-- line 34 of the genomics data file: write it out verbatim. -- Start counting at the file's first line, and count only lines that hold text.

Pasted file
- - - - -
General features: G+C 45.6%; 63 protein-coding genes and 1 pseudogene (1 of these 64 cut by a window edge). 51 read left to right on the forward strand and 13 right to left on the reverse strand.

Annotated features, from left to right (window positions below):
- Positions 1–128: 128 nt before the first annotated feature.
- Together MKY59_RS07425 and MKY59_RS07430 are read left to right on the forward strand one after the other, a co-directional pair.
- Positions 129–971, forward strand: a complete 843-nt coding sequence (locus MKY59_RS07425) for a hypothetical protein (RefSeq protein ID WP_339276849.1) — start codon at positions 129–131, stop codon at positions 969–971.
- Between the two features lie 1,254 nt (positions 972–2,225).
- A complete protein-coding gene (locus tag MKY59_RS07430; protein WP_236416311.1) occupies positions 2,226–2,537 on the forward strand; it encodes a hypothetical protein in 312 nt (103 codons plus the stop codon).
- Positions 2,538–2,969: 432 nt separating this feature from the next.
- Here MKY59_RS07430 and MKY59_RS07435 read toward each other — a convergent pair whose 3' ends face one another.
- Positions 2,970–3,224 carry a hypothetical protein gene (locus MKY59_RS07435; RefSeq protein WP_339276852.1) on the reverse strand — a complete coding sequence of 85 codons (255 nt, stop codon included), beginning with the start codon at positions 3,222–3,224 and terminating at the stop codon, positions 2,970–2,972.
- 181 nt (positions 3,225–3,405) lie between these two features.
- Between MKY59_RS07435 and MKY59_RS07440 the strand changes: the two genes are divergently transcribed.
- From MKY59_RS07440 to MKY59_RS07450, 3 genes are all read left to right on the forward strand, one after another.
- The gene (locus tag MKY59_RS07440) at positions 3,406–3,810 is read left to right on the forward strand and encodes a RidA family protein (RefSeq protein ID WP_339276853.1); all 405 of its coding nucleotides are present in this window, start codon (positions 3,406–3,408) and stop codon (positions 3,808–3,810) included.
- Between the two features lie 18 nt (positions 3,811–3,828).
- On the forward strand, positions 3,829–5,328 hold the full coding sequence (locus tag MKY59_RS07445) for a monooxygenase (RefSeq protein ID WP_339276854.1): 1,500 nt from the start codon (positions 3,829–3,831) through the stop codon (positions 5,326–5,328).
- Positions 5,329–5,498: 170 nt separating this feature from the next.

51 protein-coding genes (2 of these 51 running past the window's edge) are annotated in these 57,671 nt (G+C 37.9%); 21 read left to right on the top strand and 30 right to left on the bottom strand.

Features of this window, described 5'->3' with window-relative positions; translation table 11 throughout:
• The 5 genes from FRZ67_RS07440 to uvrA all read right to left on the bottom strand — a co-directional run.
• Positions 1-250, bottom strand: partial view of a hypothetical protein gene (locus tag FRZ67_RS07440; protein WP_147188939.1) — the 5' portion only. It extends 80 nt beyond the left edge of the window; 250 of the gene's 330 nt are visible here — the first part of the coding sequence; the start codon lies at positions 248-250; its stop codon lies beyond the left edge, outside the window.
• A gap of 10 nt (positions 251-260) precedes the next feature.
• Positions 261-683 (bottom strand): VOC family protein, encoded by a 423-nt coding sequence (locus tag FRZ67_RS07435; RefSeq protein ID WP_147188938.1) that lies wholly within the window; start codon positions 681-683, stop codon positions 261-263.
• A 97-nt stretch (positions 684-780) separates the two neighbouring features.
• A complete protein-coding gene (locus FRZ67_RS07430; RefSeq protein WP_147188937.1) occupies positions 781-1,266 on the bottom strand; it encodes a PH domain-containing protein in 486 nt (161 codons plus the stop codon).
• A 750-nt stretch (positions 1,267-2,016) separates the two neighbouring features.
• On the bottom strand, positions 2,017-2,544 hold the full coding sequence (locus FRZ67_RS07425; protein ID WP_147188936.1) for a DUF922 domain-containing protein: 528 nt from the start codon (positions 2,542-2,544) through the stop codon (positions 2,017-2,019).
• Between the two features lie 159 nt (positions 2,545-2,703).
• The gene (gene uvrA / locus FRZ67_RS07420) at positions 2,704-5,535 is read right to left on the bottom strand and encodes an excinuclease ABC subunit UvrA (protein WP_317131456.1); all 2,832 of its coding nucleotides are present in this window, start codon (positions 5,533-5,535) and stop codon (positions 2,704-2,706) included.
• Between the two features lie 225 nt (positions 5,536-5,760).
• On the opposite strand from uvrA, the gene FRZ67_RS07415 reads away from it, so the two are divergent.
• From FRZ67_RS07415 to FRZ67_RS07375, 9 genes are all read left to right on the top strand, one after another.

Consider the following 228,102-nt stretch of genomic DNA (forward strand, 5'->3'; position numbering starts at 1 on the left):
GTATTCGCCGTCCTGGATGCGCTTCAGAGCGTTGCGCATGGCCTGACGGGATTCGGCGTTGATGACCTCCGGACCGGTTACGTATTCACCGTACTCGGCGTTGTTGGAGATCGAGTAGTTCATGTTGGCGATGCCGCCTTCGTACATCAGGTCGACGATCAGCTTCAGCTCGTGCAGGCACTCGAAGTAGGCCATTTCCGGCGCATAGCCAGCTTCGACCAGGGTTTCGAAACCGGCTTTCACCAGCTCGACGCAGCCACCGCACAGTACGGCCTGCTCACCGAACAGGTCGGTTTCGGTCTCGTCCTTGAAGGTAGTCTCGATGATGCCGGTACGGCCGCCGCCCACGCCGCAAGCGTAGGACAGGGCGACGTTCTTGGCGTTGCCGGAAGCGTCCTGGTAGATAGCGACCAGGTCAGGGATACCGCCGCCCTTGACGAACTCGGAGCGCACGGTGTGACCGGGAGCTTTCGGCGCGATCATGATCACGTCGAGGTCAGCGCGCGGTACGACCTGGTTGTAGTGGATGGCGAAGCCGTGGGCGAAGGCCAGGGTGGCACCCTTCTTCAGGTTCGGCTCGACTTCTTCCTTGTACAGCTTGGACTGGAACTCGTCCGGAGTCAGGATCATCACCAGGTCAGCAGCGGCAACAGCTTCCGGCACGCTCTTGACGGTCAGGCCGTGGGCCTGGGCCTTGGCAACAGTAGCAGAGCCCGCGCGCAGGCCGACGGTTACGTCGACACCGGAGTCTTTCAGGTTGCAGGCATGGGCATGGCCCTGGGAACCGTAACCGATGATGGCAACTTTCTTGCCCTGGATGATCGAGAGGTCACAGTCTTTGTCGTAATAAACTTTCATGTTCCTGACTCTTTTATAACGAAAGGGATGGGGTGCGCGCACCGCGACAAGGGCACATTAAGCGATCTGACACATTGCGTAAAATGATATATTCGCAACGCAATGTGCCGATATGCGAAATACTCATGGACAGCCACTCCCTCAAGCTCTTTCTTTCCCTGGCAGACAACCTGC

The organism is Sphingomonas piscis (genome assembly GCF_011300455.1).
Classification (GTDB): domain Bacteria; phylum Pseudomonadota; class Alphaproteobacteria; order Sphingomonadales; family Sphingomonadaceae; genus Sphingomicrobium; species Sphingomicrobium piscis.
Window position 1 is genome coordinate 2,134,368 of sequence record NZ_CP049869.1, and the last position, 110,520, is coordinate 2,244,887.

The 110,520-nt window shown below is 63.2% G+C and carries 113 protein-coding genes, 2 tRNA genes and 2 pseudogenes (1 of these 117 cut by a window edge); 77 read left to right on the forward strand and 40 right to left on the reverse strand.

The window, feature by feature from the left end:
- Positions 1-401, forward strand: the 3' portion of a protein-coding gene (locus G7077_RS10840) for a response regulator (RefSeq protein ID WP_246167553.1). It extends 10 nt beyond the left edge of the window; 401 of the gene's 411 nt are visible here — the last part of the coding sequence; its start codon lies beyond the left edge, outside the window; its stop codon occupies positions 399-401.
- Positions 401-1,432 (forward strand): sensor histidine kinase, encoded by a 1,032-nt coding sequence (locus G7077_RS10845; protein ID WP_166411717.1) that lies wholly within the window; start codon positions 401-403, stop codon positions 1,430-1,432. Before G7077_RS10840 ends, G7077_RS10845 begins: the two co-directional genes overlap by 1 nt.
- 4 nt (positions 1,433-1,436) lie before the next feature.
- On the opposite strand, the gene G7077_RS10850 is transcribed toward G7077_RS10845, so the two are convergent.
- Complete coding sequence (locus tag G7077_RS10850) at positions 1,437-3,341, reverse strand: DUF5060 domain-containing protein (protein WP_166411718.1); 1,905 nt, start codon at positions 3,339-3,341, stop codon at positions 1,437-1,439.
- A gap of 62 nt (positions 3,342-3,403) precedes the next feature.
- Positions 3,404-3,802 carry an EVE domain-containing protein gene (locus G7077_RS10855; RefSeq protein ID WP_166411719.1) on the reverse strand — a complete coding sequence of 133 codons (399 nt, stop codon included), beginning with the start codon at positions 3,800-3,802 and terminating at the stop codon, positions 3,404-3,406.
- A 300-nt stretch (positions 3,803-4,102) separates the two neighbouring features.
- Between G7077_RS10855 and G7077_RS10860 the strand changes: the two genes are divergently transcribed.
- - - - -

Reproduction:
GTATTCGCCGTCCTGGATGCGCTTCAGAGCGTTGCGCATGGCCTGACGGGATTCGGCGTTGATGACCTCCGGACCGGTTACGTATTCACCGTACTCGGCGTTGTTGGAGATCGAGTAGTTCATGTTGGCGATGCCGCCTTCGTACATCAGGTCGACGATCAGCTTCAGCTCGTGCAGGCACTCGAAGTAGGCCATTTCCGGCGCATAGCCAGCTTCGACCAGGGTTTCGAAACCGGCTTTCACCAGCTCGACGCAGCCACCGCACAGTACGGCCTGCTCACCGAACAGGTCGGTTTCGGTCTCGTCCTTGAAGGTAGTCTCGATGATGCCGGTACGGCCGCCGCCCACGCCGCAAGCGTAGGACAGGGCGACGTTCTTGGCGTTGCCGGAAGCGTCCTGGTAGATAGCGACCAGGTCAGGGATACCGCCGCCCTTGACGAACTCGGAGCGCACGGTGTGACCGGGAGCTTTCGGCGCGATCATGATCACGTCGAGGTCAGCGCGCGGTACGACCTGGTTGTAGTGGATGGCGAAGCCGTGGGCGAAGGCCAGGGTGGCACCCTTCTTCAGGTTCGGCTCGACTTCTTCCTTGTACAGCTTGGACTGGAACTCGTCCGGAGTCAGGATCATCACCAGGTCAGCAGCGGCAACAGCTTCCGGCACGCTCTTGACGGTCAGGCCGTGGGCCTGGGCCTTGGCAACAGTAGCAGAGCCCGCGCGCAGGCCGACGGTTACGTCGACACCGGAGTCTTTCAGGTTGCAGGCATGGGCATGGCCCTGGGAACCGTAACCGATGATGGCAACTTTCTTGCCCTGGATGATCGAGAGGTCACAGTCTTTGTCGTAATAAACTTTCATGTTCCTGACTCTTTTATAACGAAAGGGATGGGGTGCGCGCACCGCGACAAGGGCACATTAAGCGATCTGACACATTGCGTAAAATGATATATTCGCAACGCAATGTGCCGATATGCGAAATACTCATGGACAGCCACTCCCTCAAGCTCTTTCTTTCCCTGGCAGACAACCTGC